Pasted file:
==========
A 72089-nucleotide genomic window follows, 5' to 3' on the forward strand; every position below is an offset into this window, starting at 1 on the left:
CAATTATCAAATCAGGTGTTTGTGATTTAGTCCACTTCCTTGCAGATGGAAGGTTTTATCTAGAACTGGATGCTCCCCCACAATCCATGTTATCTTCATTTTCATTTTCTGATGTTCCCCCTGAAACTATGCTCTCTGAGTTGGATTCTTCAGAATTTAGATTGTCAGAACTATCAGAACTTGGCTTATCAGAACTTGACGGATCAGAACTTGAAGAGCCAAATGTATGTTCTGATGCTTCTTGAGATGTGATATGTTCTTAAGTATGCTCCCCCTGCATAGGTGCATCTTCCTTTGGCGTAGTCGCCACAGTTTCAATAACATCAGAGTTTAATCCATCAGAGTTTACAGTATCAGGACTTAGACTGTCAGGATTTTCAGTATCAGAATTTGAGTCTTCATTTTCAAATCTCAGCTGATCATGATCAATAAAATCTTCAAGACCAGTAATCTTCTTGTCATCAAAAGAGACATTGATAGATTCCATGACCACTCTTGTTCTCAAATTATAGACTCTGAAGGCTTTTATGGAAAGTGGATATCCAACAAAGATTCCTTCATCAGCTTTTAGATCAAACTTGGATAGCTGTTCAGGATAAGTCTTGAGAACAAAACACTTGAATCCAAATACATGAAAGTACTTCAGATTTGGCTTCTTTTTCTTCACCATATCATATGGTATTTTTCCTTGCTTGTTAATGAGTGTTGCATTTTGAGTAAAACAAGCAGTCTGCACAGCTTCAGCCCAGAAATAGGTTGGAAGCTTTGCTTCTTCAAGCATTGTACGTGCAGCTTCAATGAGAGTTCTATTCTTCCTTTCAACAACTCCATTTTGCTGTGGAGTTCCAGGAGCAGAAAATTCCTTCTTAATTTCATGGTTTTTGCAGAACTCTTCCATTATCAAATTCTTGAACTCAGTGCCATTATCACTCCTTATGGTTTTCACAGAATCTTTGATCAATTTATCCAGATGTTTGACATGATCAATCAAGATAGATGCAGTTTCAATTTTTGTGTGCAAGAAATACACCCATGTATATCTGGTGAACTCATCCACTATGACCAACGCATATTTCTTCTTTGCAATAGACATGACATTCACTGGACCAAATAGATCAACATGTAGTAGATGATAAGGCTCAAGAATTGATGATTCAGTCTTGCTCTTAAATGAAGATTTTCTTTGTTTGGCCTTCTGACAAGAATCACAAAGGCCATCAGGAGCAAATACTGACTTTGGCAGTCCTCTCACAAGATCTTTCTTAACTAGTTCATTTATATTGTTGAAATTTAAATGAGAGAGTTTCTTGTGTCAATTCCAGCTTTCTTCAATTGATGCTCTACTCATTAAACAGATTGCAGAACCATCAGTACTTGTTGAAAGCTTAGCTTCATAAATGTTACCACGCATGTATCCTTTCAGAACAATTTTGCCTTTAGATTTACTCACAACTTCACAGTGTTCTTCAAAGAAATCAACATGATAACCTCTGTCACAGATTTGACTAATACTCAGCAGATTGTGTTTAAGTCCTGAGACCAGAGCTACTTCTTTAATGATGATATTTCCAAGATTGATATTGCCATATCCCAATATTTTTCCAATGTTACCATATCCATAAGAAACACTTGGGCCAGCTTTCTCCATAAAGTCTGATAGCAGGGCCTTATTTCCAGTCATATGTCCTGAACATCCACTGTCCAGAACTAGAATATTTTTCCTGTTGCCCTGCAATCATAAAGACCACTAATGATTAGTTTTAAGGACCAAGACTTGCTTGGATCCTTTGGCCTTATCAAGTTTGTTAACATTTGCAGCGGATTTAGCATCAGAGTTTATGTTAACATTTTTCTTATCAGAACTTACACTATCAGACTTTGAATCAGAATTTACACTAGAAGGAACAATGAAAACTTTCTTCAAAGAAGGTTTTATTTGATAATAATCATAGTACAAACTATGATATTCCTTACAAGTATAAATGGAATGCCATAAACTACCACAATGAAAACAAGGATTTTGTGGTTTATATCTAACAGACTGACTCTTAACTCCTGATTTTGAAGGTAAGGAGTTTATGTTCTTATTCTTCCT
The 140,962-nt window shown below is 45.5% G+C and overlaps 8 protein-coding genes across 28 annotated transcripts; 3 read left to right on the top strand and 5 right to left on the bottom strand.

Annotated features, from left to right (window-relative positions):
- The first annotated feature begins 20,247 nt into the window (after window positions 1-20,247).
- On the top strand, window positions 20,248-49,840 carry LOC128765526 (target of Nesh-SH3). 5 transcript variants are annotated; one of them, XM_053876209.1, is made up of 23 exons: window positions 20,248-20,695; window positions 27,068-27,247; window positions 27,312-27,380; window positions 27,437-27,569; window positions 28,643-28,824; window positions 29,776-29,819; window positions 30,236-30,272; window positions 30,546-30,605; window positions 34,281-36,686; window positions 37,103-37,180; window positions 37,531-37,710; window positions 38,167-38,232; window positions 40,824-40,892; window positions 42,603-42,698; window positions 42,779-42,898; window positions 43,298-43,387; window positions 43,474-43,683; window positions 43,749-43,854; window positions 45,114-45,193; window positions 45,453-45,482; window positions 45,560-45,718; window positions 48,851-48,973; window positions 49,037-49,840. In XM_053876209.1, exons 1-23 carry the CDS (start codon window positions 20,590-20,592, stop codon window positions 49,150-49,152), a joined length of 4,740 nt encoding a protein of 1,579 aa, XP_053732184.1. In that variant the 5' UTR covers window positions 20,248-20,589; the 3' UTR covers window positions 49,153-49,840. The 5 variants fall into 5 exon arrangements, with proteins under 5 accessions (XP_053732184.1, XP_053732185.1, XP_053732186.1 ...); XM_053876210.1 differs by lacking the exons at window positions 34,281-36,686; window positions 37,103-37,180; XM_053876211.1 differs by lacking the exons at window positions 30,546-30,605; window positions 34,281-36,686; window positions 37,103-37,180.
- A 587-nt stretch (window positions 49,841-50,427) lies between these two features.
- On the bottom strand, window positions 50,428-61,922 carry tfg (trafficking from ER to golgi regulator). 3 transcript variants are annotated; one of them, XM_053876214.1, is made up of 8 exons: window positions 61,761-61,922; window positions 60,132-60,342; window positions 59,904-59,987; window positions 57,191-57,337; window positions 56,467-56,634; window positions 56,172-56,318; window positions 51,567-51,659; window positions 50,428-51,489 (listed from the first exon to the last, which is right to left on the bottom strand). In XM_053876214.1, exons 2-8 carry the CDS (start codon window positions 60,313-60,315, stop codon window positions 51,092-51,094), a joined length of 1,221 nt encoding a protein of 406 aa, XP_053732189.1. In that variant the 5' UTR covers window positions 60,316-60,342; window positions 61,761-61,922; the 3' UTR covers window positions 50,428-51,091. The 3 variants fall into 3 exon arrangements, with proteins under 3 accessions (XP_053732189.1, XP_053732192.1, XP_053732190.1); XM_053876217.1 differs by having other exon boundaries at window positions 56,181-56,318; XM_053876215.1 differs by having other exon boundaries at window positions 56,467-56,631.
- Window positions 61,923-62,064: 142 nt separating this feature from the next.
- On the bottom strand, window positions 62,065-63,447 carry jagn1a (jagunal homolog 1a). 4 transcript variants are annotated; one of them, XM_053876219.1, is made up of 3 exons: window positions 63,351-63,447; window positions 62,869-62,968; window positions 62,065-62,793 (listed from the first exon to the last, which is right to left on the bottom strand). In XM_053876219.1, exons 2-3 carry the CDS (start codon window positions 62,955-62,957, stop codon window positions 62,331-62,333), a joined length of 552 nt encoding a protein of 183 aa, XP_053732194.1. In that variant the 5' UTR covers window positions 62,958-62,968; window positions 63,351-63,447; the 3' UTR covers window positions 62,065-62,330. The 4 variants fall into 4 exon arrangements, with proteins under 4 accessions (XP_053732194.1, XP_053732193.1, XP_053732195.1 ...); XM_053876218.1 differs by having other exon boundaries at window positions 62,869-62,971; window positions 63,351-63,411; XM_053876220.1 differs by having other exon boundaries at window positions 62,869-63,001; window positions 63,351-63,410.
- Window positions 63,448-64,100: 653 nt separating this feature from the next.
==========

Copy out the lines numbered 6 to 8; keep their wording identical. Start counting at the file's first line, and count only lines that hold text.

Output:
- On the top strand, window positions 20,248-49,840 carry LOC128765526 (target of Nesh-SH3). 5 transcript variants are annotated; one of them, XM_053876209.1, is made up of 23 exons: window positions 20,248-20,695; window positions 27,068-27,247; window positions 27,312-27,380; window positions 27,437-27,569; window positions 28,643-28,824; window positions 29,776-29,819; window positions 30,236-30,272; window positions 30,546-30,605; window positions 34,281-36,686; window positions 37,103-37,180; window positions 37,531-37,710; window positions 38,167-38,232; window positions 40,824-40,892; window positions 42,603-42,698; window positions 42,779-42,898; window positions 43,298-43,387; window positions 43,474-43,683; window positions 43,749-43,854; window positions 45,114-45,193; window positions 45,453-45,482; window positions 45,560-45,718; window positions 48,851-48,973; window positions 49,037-49,840. In XM_053876209.1, exons 1-23 carry the CDS (start codon window positions 20,590-20,592, stop codon window positions 49,150-49,152), a joined length of 4,740 nt encoding a protein of 1,579 aa, XP_053732184.1. In that variant the 5' UTR covers window positions 20,248-20,589; the 3' UTR covers window positions 49,153-49,840. The 5 variants fall into 5 exon arrangements, with proteins under 5 accessions (XP_053732184.1, XP_053732185.1, XP_053732186.1 ...); XM_053876210.1 differs by lacking the exons at window positions 34,281-36,686; window positions 37,103-37,180; XM_053876211.1 differs by lacking the exons at window positions 30,546-30,605; window positions 34,281-36,686; window positions 37,103-37,180.
- A 587-nt stretch (window positions 49,841-50,427) lies between these two features.
- On the bottom strand, window positions 50,428-61,922 carry tfg (trafficking from ER to golgi regulator). 3 transcript variants are annotated; one of them, XM_053876214.1, is made up of 8 exons: window positions 61,761-61,922; window positions 60,132-60,342; window positions 59,904-59,987; window positions 57,191-57,337; window positions 56,467-56,634; window positions 56,172-56,318; window positions 51,567-51,659; window positions 50,428-51,489 (listed from the first exon to the last, which is right to left on the bottom strand). In XM_053876214.1, exons 2-8 carry the CDS (start codon window positions 60,313-60,315, stop codon window positions 51,092-51,094), a joined length of 1,221 nt encoding a protein of 406 aa, XP_053732189.1. In that variant the 5' UTR covers window positions 60,316-60,342; window positions 61,761-61,922; the 3' UTR covers window positions 50,428-51,091. The 3 variants fall into 3 exon arrangements, with proteins under 3 accessions (XP_053732189.1, XP_053732192.1, XP_053732190.1); XM_053876217.1 differs by having other exon boundaries at window positions 56,181-56,318; XM_053876215.1 differs by having other exon boundaries at window positions 56,467-56,631.